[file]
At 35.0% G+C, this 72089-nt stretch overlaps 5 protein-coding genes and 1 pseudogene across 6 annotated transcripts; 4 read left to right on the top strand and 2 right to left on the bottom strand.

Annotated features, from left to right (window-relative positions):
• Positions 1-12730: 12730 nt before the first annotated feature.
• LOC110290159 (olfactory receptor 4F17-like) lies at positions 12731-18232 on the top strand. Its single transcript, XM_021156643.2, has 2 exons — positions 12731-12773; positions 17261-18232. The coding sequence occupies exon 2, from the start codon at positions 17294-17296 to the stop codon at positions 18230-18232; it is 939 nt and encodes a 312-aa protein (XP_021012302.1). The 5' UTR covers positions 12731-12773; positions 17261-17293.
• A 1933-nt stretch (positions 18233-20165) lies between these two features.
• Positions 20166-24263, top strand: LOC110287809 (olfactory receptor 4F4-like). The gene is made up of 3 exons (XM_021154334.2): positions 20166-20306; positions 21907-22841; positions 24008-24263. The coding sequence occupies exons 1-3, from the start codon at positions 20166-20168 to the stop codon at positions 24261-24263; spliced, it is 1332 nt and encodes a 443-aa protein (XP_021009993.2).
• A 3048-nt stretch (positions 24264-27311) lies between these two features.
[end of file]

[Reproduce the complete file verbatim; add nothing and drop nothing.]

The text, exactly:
At 35.0% G+C, this 72089-nt stretch overlaps 5 protein-coding genes and 1 pseudogene across 6 annotated transcripts; 4 read left to right on the top strand and 2 right to left on the bottom strand.

Annotated features, from left to right (window-relative positions):
• Positions 1-12730: 12730 nt before the first annotated feature.
• LOC110290159 (olfactory receptor 4F17-like) lies at positions 12731-18232 on the top strand. Its single transcript, XM_021156643.2, has 2 exons — positions 12731-12773; positions 17261-18232. The coding sequence occupies exon 2, from the start codon at positions 17294-17296 to the stop codon at positions 18230-18232; it is 939 nt and encodes a 312-aa protein (XP_021012302.1). The 5' UTR covers positions 12731-12773; positions 17261-17293.
• A 1933-nt stretch (positions 18233-20165) lies between these two features.
• Positions 20166-24263, top strand: LOC110287809 (olfactory receptor 4F4-like). The gene is made up of 3 exons (XM_021154334.2): positions 20166-20306; positions 21907-22841; positions 24008-24263. The coding sequence occupies exons 1-3, from the start codon at positions 20166-20168 to the stop codon at positions 24261-24263; spliced, it is 1332 nt and encodes a 443-aa protein (XP_021009993.2).
• A 3048-nt stretch (positions 24264-27311) lies between these two features.